Much of Jailhouse 41’s success can be traced to director Shunya Ito’s style and ability to elevate the film into some new levels of character and thematic exploration. In the first Scorpion film, he used a theatrical style to portray the back story of the heroine Scorpion and then punctuated scenes of heightened emotions with surrealistic color schemes and exaggerated detailing that gave the film a distinct tone and feel. For Jailhouse 41, both of these stylistic choices return, but they are used in stronger and often more theatrical ways where everything is symbolic for the women’s plight. As our heroine, played with a muted and stoic intensity by Meiko Kaji, leads six other women on the run, their back stories are told in the same sort of theatrical fashion as the first film using borderline fantasy like elements. Bright colors rips across the visual landscape and moments of symbolism – including one of my favorite which is when a waterfall runs blood red after the death of one of the women – make for a visually striking and often fresh feeling film. Even the settings of the film seem to feed into this atmosphere as the women traverse forests, volcano burned villages, rocky rivers, and even a tour bus to attempt their escape. Ito never pulls back from these surrealistic moments, disembodied voices and an exaggerated atmosphere are only two of his tools, which makes the gritty and realistic pieces of their struggles all the more impactful. When the women come to final shoot-out with police in that tour bus, it feels all the more effective in its extreme violence and punishing emotions because, just prior to that sequence, there is a surrealist scene of the women trapped in a net that Scorpion envisions where their identities all seem to blend together. It’s this kind of balance that makes Jailhouse 41 such a spectacularly artful film while retaining its exploitative qualities.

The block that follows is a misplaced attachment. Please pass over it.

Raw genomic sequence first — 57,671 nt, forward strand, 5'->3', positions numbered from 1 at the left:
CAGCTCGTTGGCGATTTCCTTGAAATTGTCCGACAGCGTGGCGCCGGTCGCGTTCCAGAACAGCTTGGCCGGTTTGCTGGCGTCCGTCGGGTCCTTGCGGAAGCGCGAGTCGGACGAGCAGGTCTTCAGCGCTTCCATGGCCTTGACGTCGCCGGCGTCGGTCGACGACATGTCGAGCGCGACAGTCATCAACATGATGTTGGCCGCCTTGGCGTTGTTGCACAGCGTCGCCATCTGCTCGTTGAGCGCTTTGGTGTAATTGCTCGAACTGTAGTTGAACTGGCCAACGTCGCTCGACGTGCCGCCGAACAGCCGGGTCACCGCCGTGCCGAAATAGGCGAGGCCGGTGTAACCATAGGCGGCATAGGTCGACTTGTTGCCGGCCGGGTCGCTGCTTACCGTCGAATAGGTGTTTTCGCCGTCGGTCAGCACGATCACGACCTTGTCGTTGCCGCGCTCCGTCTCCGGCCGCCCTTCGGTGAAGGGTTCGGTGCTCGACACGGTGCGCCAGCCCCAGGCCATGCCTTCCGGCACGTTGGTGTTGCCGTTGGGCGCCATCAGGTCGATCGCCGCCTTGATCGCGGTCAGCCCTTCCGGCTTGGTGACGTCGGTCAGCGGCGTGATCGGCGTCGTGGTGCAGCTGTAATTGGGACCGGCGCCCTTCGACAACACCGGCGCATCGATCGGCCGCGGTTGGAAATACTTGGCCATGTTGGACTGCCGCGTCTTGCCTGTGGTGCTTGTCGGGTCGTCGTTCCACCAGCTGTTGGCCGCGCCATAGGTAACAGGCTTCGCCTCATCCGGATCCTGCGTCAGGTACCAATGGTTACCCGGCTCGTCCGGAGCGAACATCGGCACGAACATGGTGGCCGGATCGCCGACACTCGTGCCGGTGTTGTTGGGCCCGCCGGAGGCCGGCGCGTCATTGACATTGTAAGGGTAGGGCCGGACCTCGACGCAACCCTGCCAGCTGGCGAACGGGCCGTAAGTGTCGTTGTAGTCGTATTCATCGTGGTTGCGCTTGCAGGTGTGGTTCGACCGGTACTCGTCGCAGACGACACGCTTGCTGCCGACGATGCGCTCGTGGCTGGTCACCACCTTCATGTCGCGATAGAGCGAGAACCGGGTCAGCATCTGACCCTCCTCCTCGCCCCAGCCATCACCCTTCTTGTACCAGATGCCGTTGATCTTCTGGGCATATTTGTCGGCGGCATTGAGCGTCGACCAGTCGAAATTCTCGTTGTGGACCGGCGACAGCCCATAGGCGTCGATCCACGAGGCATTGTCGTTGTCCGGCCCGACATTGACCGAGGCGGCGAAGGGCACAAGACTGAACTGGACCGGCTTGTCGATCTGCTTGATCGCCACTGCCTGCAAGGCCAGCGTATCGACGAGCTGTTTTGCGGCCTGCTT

This balanced approach to visuals and tone makes for some phenomenal character and thematic beats that carry the film further too. Meiko Kaji once again excels in the role of Scorpion and while she is not necessarily the main protagonist in the sense that she’s driving the action of the film, that falls to another woman in her group named Oba who is played with an over the top outrageousness by Kayoko Shiraishi that balances out the stoic look of Kaji so well, the story is essentially told through the eyes of Scorpion as she absorbs all of the things around her. The injustices and corruption are the social commentary themes that continually pummel her and the audience as well. The performances are solid, even when some of the secondary characters only receive a little bit of development, and it adds a lot of layers to characters that might have been throw-away roles. The layering also deepens the feminist and anti-authoritarian themes that streak through the film. The first film had the many of the same themes, but this film is less concerned with adhering to the plot as much as it is crafting the tone and message. The final minutes of the film reflect this focus intensely, although I won’t spoil anything too much for those new to the franchise.